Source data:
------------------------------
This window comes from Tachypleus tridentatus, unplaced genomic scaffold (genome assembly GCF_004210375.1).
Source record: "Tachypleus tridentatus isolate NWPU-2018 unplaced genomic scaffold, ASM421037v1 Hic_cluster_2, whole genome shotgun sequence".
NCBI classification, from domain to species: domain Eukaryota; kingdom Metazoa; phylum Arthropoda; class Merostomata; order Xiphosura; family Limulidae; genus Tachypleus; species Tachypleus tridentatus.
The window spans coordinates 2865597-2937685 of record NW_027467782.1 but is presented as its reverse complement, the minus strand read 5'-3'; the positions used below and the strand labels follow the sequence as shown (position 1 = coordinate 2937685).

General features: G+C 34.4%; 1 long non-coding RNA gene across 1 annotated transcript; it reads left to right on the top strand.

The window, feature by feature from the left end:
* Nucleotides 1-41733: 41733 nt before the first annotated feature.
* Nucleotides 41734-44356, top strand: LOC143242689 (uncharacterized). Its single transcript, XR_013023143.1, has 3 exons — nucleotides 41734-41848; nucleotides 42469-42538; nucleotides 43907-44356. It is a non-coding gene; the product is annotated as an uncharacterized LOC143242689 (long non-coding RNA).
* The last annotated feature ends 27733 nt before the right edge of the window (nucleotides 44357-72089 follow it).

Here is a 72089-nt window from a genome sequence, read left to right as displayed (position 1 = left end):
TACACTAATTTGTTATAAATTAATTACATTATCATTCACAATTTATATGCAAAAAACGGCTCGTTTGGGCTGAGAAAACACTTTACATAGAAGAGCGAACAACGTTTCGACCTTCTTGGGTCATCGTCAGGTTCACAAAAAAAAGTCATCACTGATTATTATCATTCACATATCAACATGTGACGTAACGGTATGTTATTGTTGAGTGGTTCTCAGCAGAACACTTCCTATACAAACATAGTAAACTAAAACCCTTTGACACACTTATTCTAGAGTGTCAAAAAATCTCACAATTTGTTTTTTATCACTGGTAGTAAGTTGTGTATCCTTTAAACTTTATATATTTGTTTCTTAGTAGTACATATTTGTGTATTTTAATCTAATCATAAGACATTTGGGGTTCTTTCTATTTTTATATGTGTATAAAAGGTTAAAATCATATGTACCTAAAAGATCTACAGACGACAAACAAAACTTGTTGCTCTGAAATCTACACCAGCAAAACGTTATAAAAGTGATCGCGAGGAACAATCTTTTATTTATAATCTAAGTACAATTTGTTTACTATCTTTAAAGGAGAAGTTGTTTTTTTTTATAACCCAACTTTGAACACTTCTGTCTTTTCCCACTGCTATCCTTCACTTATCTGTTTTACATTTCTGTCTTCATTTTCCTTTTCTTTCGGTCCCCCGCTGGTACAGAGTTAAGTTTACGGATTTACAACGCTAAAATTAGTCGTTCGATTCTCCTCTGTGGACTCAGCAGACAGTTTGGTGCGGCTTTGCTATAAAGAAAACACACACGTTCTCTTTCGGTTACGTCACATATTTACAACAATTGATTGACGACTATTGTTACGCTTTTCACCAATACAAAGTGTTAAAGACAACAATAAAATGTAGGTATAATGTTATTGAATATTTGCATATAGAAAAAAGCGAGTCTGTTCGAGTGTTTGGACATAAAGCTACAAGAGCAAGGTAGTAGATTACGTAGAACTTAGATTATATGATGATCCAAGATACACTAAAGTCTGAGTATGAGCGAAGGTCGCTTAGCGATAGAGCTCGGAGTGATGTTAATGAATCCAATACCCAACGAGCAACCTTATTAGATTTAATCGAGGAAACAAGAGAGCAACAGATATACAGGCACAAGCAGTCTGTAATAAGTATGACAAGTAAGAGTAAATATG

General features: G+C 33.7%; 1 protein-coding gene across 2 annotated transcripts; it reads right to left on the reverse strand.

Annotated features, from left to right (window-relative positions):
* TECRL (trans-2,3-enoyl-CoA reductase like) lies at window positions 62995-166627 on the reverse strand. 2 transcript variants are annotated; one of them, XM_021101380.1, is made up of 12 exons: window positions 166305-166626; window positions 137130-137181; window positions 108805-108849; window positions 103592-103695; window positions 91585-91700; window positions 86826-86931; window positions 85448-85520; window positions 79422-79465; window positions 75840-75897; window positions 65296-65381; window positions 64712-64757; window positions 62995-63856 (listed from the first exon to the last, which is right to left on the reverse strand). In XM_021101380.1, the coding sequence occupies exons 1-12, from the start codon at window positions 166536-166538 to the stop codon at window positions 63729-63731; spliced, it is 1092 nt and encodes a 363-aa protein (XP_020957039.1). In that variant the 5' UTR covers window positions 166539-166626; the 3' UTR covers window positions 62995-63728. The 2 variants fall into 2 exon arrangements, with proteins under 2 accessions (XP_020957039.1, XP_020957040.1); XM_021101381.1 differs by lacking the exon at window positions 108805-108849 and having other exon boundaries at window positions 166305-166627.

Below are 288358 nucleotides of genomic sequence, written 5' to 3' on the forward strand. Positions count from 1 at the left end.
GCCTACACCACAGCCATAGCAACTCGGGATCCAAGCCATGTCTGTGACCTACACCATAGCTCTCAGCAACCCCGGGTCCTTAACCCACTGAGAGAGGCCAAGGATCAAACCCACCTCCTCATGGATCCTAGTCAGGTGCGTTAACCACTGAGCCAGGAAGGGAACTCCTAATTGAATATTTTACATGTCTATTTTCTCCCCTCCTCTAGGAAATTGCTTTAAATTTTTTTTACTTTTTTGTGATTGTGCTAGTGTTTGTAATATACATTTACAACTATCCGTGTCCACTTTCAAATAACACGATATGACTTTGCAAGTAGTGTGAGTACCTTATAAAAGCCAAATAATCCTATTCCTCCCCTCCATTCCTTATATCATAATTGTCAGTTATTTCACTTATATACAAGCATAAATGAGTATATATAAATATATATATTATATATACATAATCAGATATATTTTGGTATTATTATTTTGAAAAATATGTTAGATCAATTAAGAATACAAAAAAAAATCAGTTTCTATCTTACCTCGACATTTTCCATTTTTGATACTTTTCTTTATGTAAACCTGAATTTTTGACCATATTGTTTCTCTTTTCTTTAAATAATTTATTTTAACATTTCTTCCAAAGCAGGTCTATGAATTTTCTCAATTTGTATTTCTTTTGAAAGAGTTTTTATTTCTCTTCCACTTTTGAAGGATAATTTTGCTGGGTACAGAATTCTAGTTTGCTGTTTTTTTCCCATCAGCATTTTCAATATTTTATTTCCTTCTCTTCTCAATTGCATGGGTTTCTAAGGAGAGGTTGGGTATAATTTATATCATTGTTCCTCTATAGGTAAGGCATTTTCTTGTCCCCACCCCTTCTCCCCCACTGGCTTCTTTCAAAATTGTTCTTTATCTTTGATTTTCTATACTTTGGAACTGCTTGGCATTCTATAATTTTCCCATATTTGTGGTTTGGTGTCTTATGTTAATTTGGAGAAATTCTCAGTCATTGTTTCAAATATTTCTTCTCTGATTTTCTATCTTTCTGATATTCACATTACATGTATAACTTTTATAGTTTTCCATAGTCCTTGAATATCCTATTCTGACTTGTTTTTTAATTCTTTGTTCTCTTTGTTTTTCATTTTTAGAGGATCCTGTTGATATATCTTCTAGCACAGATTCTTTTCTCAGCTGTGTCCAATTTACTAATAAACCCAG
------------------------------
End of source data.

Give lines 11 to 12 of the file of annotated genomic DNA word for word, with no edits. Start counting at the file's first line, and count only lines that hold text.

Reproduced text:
TACACTAATTTGTTATAAATTAATTACATTATCATTCACAATTTATATGCAAAAAACGGCTCGTTTGGGCTGAGAAAACACTTTACATAGAAGAGCGAACAACGTTTCGACCTTCTTGGGTCATCGTCAGGTTCACAAAAAAAAGTCATCACTGATTATTATCATTCACATATCAACATGTGACGTAACGGTATGTTATTGTTGAGTGGTTCTCAGCAGAACACTTCCTATACAAACATAGTAAACTAAAACCCTTTGACACACTTATTCTAGAGTGTCAAAAAATCTCACAATTTGTTTTTTATCACTGGTAGTAAGTTGTGTATCCTTTAAACTTTATATATTTGTTTCTTAGTAGTACATATTTGTGTATTTTAATCTAATCATAAGACATTTGGGGTTCTTTCTATTTTTATATGTGTATAAAAGGTTAAAATCATATGTACCTAAAAGATCTACAGACGACAAACAAAACTTGTTGCTCTGAAATCTACACCAGCAAAACGTTATAAAAGTGATCGCGAGGAACAATCTTTTATTTATAATCTAAGTACAATTTGTTTACTATCTTTAAAGGAGAAGTTGTTTTTTTTTATAACCCAACTTTGAACACTTCTGTCTTTTCCCACTGCTATCCTTCACTTATCTGTTTTACATTTCTGTCTTCATTTTCCTTTTCTTTCGGTCCCCCGCTGGTACAGAGTTAAGTTTACGGATTTACAACGCTAAAATTAGTCGTTCGATTCTCCTCTGTGGACTCAGCAGACAGTTTGGTGCGGCTTTGCTATAAAGAAAACACACACGTTCTCTTTCGGTTACGTCACATATTTACAACAATTGATTGACGACTATTGTTACGCTTTTCACCAATACAAAGTGTTAAAGACAACAATAAAATGTAGGTATAATGTTATTGAATATTTGCATATAGAAAAAAGCGAGTCTGTTCGAGTGTTTGGACATAAAGCTACAAGAGCAAGGTAGTAGATTACGTAGAACTTAGATTATATGATGATCCAAGATACACTAAAGTCTGAGTATGAGCGAAGGTCGCTTAGCGATAGAGCTCGGAGTGATGTTAATGAATCCAATACCCAACGAGCAACCTTATTAGATTTAATCGAGGAAACAAGAGAGCAACAGATATACAGGCACAAGCAGTCTGTAATAAGTATGACAAGTAAGAGTAAATATG

General features: G+C 33.7%; 1 protein-coding gene across 2 annotated transcripts; it reads right to left on the reverse strand.